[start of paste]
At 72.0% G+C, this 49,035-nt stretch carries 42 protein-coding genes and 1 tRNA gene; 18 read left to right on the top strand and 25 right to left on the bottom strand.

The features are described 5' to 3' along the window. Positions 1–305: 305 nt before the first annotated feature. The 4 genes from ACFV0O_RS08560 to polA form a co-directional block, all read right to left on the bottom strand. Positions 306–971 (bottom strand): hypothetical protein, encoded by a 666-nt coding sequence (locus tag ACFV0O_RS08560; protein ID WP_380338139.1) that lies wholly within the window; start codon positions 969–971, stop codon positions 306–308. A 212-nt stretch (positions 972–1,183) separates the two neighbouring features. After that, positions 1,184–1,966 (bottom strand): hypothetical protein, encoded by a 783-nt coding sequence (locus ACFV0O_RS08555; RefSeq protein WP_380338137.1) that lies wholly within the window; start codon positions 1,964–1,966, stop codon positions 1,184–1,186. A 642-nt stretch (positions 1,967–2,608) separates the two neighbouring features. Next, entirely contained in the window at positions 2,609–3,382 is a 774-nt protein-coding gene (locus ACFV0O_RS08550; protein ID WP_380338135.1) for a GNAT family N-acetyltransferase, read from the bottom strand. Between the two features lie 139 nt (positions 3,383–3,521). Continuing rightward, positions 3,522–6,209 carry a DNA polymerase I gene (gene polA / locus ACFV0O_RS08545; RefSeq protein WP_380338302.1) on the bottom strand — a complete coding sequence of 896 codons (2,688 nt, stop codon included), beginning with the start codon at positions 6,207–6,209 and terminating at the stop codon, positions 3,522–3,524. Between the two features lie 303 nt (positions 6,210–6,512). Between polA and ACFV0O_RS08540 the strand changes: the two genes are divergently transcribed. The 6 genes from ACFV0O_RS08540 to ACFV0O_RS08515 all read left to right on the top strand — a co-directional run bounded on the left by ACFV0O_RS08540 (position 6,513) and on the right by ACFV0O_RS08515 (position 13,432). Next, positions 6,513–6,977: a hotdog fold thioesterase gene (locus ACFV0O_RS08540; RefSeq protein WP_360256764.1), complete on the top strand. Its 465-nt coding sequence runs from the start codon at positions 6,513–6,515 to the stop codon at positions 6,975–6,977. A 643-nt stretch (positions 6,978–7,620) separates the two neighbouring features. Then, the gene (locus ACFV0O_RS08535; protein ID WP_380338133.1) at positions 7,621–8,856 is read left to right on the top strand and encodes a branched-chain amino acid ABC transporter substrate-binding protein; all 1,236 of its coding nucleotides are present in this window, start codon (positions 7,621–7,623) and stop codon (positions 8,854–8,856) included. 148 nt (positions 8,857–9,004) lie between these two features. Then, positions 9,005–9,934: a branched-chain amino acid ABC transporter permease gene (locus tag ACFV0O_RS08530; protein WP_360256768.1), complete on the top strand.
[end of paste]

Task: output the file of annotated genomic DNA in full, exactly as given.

At 72.0% G+C, this 49,035-nt stretch carries 42 protein-coding genes and 1 tRNA gene; 18 read left to right on the top strand and 25 right to left on the bottom strand.

The features are described 5' to 3' along the window. Positions 1–305: 305 nt before the first annotated feature. The 4 genes from ACFV0O_RS08560 to polA form a co-directional block, all read right to left on the bottom strand. Positions 306–971 (bottom strand): hypothetical protein, encoded by a 666-nt coding sequence (locus tag ACFV0O_RS08560; protein ID WP_380338139.1) that lies wholly within the window; start codon positions 969–971, stop codon positions 306–308. A 212-nt stretch (positions 972–1,183) separates the two neighbouring features. After that, positions 1,184–1,966 (bottom strand): hypothetical protein, encoded by a 783-nt coding sequence (locus ACFV0O_RS08555; RefSeq protein WP_380338137.1) that lies wholly within the window; start codon positions 1,964–1,966, stop codon positions 1,184–1,186. A 642-nt stretch (positions 1,967–2,608) separates the two neighbouring features. Next, entirely contained in the window at positions 2,609–3,382 is a 774-nt protein-coding gene (locus ACFV0O_RS08550; protein ID WP_380338135.1) for a GNAT family N-acetyltransferase, read from the bottom strand. Between the two features lie 139 nt (positions 3,383–3,521). Continuing rightward, positions 3,522–6,209 carry a DNA polymerase I gene (gene polA / locus ACFV0O_RS08545; RefSeq protein WP_380338302.1) on the bottom strand — a complete coding sequence of 896 codons (2,688 nt, stop codon included), beginning with the start codon at positions 6,207–6,209 and terminating at the stop codon, positions 3,522–3,524. Between the two features lie 303 nt (positions 6,210–6,512). Between polA and ACFV0O_RS08540 the strand changes: the two genes are divergently transcribed. The 6 genes from ACFV0O_RS08540 to ACFV0O_RS08515 all read left to right on the top strand — a co-directional run bounded on the left by ACFV0O_RS08540 (position 6,513) and on the right by ACFV0O_RS08515 (position 13,432). Next, positions 6,513–6,977: a hotdog fold thioesterase gene (locus ACFV0O_RS08540; RefSeq protein WP_360256764.1), complete on the top strand. Its 465-nt coding sequence runs from the start codon at positions 6,513–6,515 to the stop codon at positions 6,975–6,977. A 643-nt stretch (positions 6,978–7,620) separates the two neighbouring features. Then, the gene (locus ACFV0O_RS08535; protein ID WP_380338133.1) at positions 7,621–8,856 is read left to right on the top strand and encodes a branched-chain amino acid ABC transporter substrate-binding protein; all 1,236 of its coding nucleotides are present in this window, start codon (positions 7,621–7,623) and stop codon (positions 8,854–8,856) included. 148 nt (positions 8,857–9,004) lie between these two features. Then, positions 9,005–9,934: a branched-chain amino acid ABC transporter permease gene (locus tag ACFV0O_RS08530; protein WP_360256768.1), complete on the top strand.